The Winnebago Audubon Society's mission is to conserve and restore natural ecosystems, focusing on birds, other wildlife, and their habitats for the benefit of humanity and the Earth's biological diversity.
(details in Calendar)
Apr. 18: Annual Midwest Crane Count & Work Day at Sullivan's Woods
April 26: Spring Banquet
May: Birdathon Month
May 2: Oshkosh Bird Fest
May 9: Frog Night Hike
July 23: Bird-Friendly Yard Tour
See Winnebago Audubon members on www.youtube.com Search "It's Your Environment"
See "Issues" page for Katherine D. Rill Environmental Award.
Nominations due March 18, 2015.
AWARDS - See "Issues"
At Oshkosh Bird Fest on May 7, 2011, the new Bird City Wisconsin flag was hoisted up the flag pole in the Menominee Park Zoo. From left to right: Jan Scalpone, Sustainability Advisory Board; Steve Cummings, City Council; Bill Sturm, City Forester; and Janet Wissink, Winnebago Audubon and Oshkosh Bird Fest Committee Chair.
December 9, 2010:
Winnebago Audubon in partnership with
Greater Fox Cities Area Habitat for Humanity
receives TogetherGreen Innovation Grant!
Landfill Conservation through Wood Waste Recycling
Planning Grant Amount: $5,000
Organizations involved in project:
Winnebago Audubon Society, http://www.winaudubon.org/
Greater Fox Cities Area Habitat for Humanity, http://www.foxcitieshabitat.org/
Today, most people in the U.S. understand that products made of paper, glass, and some plastics can be recycled rather than being tossed into the trash (and, ultimately, into a landfill or incinerator). However, despite the progress we’ve made in recycling, landfills still make up a significant part of our landscape. And things like wood, which you might think could be recycled, account for nearly 20 percent of municipal waste.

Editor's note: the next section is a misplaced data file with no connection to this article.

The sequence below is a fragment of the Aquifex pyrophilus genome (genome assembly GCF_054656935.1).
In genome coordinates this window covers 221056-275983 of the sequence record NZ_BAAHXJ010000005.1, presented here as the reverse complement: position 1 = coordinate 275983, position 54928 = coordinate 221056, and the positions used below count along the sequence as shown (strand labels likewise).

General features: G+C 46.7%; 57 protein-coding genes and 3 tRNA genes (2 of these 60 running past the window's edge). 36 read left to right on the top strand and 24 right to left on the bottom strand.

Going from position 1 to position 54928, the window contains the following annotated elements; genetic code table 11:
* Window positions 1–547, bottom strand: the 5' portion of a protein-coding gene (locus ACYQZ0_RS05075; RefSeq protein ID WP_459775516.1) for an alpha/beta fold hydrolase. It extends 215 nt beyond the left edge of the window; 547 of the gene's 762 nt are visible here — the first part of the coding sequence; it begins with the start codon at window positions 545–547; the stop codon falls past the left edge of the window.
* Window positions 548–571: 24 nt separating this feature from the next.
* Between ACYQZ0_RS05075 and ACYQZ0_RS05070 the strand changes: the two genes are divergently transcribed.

With their TogetherGreen planning grant, Winnebago Audubon Society is working to change that. Through a partnership with the Greater Fox Cities Area Habitat for Humanity, Winnebago Audubon Society will work to plan and implement a model community wood waste recycling effort and significantly reduce unnecessary disposal at local landfills. Over the next year, partners will complete a feasibility study with a summary business plan that includes a detailed description of possible funding sources and a list of for profit and nonprofit organizations committed to helping with this project over the long term.
Ultimately, wood waste retrieved from construction and demolition sites could be made into mulch and other products – preventing new trees from being felled to create the same products. And when wood products decompose in landfills, they create methane, a greenhouse gas that contributes to global warming. So diverting wood from the waste stream has another benefit: reducing our impact on climate. It’s a win:win situation!
TogetherGreen grantees from across the country gathered for a 3 day workshop Nov. 7-10, 2010, at the USFWS National Conservation Training Center in Shepherdstown, WV. Janet Wissink attended the training session (second row with the sunglasses).